Tesla coils, being high voltage, are particularly dangerous; that’s part of their charm. Along with excitement comes responsibility: it’s important to pay close attention to safety when dealing with any electrical devices, and especially these. The standard electronic safety precautions all apply here, like “Do not work on it while powered on,” but you also have to consider the safety of the crowd watching — and if anyone else is nearby, you know there will be a crowd.
We asked ArcAttack about their best practices for putting on a spectacular show while making safety a priority for onlookers, and we’d like to share a few of those tips with you. For a more detailed breakdown, including DMX interfacing and radio interference, check out their page on performance safety with coils.
Protect your audience
While there isn’t an exact distance you need to leave between your audience and the coil, it is important to create a firm safety perimeter around your coil. Everyone wants to be close, and they’ll push as close as possible, even reaching out toward the coils despite the fact that doing so is terrifyingly dangerous.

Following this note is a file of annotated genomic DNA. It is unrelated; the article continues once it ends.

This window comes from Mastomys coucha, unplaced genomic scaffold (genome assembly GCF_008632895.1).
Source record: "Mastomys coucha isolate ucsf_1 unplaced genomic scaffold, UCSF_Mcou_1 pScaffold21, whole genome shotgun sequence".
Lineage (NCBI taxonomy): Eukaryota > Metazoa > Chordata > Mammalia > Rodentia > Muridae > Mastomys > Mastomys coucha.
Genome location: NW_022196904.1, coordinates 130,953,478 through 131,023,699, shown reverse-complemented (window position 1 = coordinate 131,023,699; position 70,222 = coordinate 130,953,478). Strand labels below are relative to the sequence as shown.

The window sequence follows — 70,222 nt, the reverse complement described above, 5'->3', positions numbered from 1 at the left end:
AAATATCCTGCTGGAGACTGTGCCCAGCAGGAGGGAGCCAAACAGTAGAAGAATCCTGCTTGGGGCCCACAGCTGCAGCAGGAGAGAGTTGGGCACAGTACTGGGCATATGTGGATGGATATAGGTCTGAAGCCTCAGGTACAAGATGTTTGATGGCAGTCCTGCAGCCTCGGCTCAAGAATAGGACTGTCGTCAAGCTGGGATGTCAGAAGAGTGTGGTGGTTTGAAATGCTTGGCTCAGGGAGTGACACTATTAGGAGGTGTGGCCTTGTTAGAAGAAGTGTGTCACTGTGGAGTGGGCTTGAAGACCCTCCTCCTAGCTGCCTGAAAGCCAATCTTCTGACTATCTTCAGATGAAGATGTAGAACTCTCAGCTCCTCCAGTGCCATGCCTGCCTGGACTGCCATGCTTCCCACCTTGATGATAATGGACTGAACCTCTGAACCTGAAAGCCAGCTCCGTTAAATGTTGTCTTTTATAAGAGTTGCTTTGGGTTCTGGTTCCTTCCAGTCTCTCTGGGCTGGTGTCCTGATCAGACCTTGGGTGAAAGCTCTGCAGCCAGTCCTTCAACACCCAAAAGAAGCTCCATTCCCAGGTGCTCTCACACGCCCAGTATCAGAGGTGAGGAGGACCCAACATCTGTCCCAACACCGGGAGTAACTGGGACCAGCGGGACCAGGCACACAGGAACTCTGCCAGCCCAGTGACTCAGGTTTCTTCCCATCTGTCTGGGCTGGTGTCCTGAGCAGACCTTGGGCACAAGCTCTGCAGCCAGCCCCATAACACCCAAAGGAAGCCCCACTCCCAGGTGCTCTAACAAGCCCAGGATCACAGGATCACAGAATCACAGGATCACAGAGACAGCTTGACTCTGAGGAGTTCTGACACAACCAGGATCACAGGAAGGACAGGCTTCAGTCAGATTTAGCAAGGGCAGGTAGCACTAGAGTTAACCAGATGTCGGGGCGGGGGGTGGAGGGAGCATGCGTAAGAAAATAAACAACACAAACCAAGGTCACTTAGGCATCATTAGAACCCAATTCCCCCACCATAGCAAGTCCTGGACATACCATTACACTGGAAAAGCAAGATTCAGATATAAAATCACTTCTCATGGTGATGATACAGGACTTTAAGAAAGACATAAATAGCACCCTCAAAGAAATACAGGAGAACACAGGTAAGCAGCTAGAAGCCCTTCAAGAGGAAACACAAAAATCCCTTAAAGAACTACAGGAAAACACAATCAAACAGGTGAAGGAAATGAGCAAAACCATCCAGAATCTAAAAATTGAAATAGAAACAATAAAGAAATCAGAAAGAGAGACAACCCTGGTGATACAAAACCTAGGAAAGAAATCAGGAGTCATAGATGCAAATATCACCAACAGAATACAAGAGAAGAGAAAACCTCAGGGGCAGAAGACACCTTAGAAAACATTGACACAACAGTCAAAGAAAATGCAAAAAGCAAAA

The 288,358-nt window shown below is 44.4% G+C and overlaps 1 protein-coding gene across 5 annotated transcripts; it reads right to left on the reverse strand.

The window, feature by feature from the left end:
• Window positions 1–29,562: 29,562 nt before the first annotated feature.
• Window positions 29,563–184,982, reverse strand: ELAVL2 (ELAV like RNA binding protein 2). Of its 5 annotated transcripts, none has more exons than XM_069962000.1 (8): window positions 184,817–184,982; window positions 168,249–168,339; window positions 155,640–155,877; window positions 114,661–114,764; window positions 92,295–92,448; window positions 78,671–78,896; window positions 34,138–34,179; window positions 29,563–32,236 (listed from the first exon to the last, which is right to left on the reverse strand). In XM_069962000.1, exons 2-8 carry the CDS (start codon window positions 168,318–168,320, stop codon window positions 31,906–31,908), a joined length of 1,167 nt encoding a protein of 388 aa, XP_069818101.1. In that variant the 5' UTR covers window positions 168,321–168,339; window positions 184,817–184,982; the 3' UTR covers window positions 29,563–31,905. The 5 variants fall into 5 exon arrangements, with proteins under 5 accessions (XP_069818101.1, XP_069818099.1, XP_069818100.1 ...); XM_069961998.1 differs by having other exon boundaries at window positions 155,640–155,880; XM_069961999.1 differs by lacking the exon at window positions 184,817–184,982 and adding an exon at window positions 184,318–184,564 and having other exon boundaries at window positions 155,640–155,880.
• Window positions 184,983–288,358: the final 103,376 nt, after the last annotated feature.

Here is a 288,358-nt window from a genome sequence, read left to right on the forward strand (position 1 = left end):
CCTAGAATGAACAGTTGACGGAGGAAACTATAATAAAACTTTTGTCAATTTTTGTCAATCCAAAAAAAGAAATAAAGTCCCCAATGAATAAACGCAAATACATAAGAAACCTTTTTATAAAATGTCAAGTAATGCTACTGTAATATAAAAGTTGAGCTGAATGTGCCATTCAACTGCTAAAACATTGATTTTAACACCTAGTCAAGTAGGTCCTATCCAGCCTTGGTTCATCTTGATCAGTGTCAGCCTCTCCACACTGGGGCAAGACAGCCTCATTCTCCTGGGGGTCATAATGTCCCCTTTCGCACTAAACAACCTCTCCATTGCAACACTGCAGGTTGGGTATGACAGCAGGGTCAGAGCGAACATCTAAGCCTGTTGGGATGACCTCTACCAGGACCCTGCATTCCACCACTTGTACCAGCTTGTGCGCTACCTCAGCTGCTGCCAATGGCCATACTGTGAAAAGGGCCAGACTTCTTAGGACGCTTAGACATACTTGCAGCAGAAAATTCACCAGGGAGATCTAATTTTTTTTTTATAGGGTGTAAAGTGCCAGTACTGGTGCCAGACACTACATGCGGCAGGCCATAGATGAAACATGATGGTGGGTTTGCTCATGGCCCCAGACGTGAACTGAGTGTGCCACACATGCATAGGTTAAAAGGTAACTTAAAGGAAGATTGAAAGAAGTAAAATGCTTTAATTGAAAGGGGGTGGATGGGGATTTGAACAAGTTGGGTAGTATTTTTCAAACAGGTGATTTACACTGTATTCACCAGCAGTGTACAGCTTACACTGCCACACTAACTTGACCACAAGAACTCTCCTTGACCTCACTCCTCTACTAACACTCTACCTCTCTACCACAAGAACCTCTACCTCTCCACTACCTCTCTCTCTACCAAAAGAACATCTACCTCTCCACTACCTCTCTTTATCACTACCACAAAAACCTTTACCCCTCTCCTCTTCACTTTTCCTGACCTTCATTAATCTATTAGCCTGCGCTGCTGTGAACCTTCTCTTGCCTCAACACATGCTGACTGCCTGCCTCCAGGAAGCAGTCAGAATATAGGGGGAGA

ArcAttack recommends you set up a hard perimeter at a distance of at least 10 feet beyond the longest possible arc your coil can produce.
Protect your crew
The audience isn’t the only concern. The people operating the coil, or just existing in the vicinity of the stage for other reasons, need to be fully aware of the dangers at all times. To pull this off, ArcAttack recommends a minimum of two operators who are prepared to hit a kill switch at any moment, their hand literally held over the button during the performance.
Have a crew member announce loudly the moment the coils are powered on, as well as powered off, and include some kind of visual indicator that the coil has power and could therefore be dangerous.
...and use hand signals too
You need to remember that these coils are extremely loud and chaotic. Use hand signs to communicate basic instructions and information. This will reduce the possibility of mishearing or simply not hearing commands at all.
Watch your ears
On the topic of being loud (and we mean LOUD), it’s imperative that the crowd and crew alike all use hearing protection.
High voltage is no joke
Once again, there is serious juice running through these machines, which makes them dangerous even when not sparking, and this should always be kept in mind.
Now have some fun! Safely.
This article appeared in Make: Volume 77.